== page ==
Our daily roundup of retirement news your clients may be thinking about.

High-deductible insurance deters doctor visits
Although workers enrolled in a high-deductible health plan can open a tax-advantaged health savings account, they are less likely to visit their physicians, with those in lower income groups making fewer doctor visits, according to this article on CNBC. This poses a concern, as it indicates that people are limiting the health care services that they receive, says an expert. Clients are advised to weigh their options before signing up for a high-deductible health plan. They should not reduce their 401(k) contributions so they can save in an HSA, and ensure that they contribute enough to get their employer match contributions.

Boomer retirement plans: Good, bad and ugly
A survey has found that more baby boomers intend to continue working past their retirement age for health and financial reasons, but many of them may be unable to do so because of deteriorating health or lack of job opportunities, according to this article on CBS Moneywatch. Only 25% of the respondents claimed that they have a backup plan in the event they cannot work longer as planned, the survey found. Twenty-six percent of the respondents also said that they have less than $5,000 for home improvement costs, medical bills, and other major financial hurdles.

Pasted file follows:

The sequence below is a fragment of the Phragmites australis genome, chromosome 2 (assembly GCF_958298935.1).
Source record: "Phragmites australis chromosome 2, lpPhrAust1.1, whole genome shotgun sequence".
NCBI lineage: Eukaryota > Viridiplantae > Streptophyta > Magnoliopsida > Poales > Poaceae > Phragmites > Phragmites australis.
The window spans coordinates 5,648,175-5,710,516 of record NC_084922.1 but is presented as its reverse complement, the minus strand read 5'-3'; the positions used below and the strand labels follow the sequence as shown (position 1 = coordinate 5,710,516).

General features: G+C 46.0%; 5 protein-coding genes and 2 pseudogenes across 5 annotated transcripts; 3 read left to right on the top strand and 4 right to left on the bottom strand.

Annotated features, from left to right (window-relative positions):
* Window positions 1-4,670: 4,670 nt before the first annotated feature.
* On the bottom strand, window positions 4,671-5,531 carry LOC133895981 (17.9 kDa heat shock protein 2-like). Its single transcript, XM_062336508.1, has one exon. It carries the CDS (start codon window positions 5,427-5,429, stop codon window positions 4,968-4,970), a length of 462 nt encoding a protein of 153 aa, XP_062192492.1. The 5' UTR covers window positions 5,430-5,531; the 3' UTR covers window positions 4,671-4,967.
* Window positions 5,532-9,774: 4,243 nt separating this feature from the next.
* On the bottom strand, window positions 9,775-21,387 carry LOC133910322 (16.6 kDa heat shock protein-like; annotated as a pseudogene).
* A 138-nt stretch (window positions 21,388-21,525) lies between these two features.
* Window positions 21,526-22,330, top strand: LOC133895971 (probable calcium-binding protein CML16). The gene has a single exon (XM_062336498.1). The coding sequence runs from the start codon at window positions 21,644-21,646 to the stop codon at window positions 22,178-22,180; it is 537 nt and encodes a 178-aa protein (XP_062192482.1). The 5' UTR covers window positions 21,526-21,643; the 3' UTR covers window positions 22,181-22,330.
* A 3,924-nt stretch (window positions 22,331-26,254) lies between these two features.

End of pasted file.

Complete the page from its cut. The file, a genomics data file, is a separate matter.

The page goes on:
The single-worst retirement move
People should avoid cashing out their retirement plans even if they are allowed to do so, as this could hurt their chances of securing a comfortable life in their golden years, according to this article on Forbes. Early distributions are subject to tax and a 10% penalty, and they reduce the principal. By withdrawing the funds, clients miss out on the power of compounding, which allows investors to grow their savings and help improve their retirement prospects.

Pension plan assets fall as payouts rise
A study by Willis Towers Watson has found that the large lump-sum payouts made by corporate pension plans led to a 3.4% decrease in corporate pensions' total assets following a 3.4% increase in 2015, according to this article on The Wall Street Journal. The rising popularity of lump-sum payouts can be attributed to the regulations that enable companies to compute the discounted present value of workers' future pension benefits based on corporate-bond interest rates. “The value of those lump sums became more reasonably priced when those rates moved from Treasuries to corporates,” says an expert with Aon Hewitt

Can a 65-Year-old business owner hold off on Medicare?
Small business owners who obtained a group health coverage for less than 20 employees should consult with the health-plan provider to determine if their workers who reach the age of 65 are required to sign up for Medicare, according to this Q&A article on Money. In a group plan with such a requirement, Medicare will be the primary payer while the plan will serve as the secondary payer for these employees. Workers aged 65 and above who fail to enroll in Medicare mean they have no primary health coverage.